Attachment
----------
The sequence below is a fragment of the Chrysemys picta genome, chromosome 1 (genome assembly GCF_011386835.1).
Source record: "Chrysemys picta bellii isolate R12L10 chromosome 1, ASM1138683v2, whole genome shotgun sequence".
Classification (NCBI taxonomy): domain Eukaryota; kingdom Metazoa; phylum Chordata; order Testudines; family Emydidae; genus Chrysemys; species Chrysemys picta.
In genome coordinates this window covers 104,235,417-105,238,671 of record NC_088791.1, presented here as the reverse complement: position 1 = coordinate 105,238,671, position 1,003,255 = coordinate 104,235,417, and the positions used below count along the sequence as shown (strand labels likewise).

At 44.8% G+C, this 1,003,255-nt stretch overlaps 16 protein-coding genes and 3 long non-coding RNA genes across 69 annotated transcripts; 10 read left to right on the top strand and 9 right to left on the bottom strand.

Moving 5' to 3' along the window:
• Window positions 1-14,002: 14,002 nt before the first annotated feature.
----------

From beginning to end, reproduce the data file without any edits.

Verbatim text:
The sequence below is a fragment of the Chrysemys picta genome, chromosome 1 (genome assembly GCF_011386835.1).
Source record: "Chrysemys picta bellii isolate R12L10 chromosome 1, ASM1138683v2, whole genome shotgun sequence".
Classification (NCBI taxonomy): domain Eukaryota; kingdom Metazoa; phylum Chordata; order Testudines; family Emydidae; genus Chrysemys; species Chrysemys picta.
In genome coordinates this window covers 104,235,417-105,238,671 of record NC_088791.1, presented here as the reverse complement: position 1 = coordinate 105,238,671, position 1,003,255 = coordinate 104,235,417, and the positions used below count along the sequence as shown (strand labels likewise).

At 44.8% G+C, this 1,003,255-nt stretch overlaps 16 protein-coding genes and 3 long non-coding RNA genes across 69 annotated transcripts; 10 read left to right on the top strand and 9 right to left on the bottom strand.

Moving 5' to 3' along the window:
• Window positions 1-14,002: 14,002 nt before the first annotated feature.